According to my (limited) knowledge, all experiments to date probe only situations which can be understood using the linearized version of general relativity. For example, measuring gravitational waves do not require knowledge of non-linear corrections to the metric.

Friedmann cosmology and the Schwarzschild metric are solutions of the full Einstein's equation. But has there been experimental confirmation of their predictions which differ from predictions due to linearized versions of them?

Any other experimental confirmation of the non-linearity of gravitation?

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    $\begingroup$ While measuring gravitational waves only requires linearized GR, their production from black hole inspirals requires fully-fledged strong-field GR. Since the waves we have observed agree very well with our numerical models of that, I'd argue that this is probing strong-field GR. $\endgroup$
    – user107153
    Commented Feb 24, 2017 at 10:11
  • $\begingroup$ You are missing some key points. In GR the gravitational field can affect other gravitational fields when they "cross" path (intersecting geodesics) and because of this fact we can't simply write a linear sum of the fields of all the bodies (a simple field superposition) like we do in Newtonian approximation. For example gravitational lensing also affects gravitational fields. Scwarzschild metric is only the metric of a star when no other stars are present, when we disregard other bodies. It is also only valid at the exterior of the object not inside it. Another example: 2 black holes merging. $\endgroup$
    – Mihai B.
    Commented Apr 6, 2017 at 8:55
  • $\begingroup$ To conclude: gravitational lensing, 2 black holes merging, precession of the Mercury $\endgroup$
    – Mihai B.
    Commented Apr 6, 2017 at 8:56

1 Answer 1


I would argue that the earliest experimental tests of GR are in fact showing the non-linearity of the theory. Let's focus on the precession of the Mercury. In the case of the Newton's theory orbits of the planets moving around the Sun shold be Keplerian orbits, which means that they should close. The observations showed that this is not the case, there is a discrepancy of 43 seconds of arc per century.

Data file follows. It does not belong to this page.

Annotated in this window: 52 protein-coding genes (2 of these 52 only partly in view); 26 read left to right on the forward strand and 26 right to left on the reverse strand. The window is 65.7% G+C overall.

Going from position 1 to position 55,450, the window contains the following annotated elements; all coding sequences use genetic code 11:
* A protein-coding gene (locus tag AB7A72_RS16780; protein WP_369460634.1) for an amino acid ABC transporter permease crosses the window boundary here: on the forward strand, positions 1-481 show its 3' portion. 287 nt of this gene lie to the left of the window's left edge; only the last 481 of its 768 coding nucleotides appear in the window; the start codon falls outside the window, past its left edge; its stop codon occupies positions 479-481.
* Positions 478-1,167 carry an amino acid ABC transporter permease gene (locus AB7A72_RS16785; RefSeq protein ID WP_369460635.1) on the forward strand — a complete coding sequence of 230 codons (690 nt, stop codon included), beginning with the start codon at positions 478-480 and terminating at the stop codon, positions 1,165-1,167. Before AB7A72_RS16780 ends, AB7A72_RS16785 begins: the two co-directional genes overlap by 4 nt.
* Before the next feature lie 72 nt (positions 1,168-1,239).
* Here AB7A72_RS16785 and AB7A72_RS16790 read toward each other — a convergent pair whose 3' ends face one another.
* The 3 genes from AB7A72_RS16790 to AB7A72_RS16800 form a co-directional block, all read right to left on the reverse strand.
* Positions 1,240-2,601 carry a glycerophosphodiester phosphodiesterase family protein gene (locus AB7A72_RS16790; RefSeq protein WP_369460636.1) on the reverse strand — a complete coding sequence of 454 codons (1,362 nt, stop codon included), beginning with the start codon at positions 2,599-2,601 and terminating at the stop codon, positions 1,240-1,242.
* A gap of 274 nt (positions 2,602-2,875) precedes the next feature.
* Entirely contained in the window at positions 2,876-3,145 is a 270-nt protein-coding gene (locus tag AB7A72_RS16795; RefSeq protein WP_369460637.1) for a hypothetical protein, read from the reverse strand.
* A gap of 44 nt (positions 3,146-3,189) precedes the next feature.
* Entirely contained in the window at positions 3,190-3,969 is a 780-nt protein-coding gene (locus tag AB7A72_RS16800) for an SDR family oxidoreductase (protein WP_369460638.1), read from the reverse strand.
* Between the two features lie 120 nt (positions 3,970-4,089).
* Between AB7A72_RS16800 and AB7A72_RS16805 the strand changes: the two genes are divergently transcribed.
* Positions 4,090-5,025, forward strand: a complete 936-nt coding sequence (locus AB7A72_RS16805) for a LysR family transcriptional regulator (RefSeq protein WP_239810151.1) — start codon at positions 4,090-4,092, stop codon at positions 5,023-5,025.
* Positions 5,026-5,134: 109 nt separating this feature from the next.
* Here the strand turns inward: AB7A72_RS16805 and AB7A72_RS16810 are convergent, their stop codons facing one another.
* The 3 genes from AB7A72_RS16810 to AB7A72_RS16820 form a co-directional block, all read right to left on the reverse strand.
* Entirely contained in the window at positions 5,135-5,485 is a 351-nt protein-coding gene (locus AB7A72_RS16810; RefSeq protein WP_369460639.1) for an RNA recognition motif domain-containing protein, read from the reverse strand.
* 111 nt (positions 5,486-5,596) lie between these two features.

To solve this problem we use Schwarzschild metric which is the solution to full (non-linearized) Einstein equations. By using killing fields ($k_1=\partial_t$ and $k2=\partial_{\phi}$) and normalization condition ($u^2=1$) for time-like geodesic we get the equation.

$$ E=\dot{r}^2+\left(1-\frac{2m}{r}\right)\left(1+\frac{L^2}{r^2} \right) $$

If we treat the term with brackets as a potential we can get $$ V=1-\frac{2m}{r}+\frac{L^2}{r^2}-\frac{2mL^2}{r^3} $$ where first therm is a constant, so doesn't contribute to equations of motion, the second and third therm are just potential of Keplers problem (Newtonian gravitational potential plus centrifugal term).

The most important in this case is the last term which doesn't appear in Newtonian dynamics (which is linearized version of GR) and adds the precession to observed dynamics of Mercury. So from solution of full Einstein equations we get the effect which doesn't originate from linearized version of those equations.

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    $\begingroup$ Newtonian dynamics is NOT the linearized version of GR. The correction in the effective potential is just a first order term from a series of terms where the higher orders are neglected in the given approximation. I think linearized gravity (which takes into account all first order relativistic corrections due to GR) can reproduce this correction term. $\endgroup$ Commented Feb 24, 2017 at 9:56

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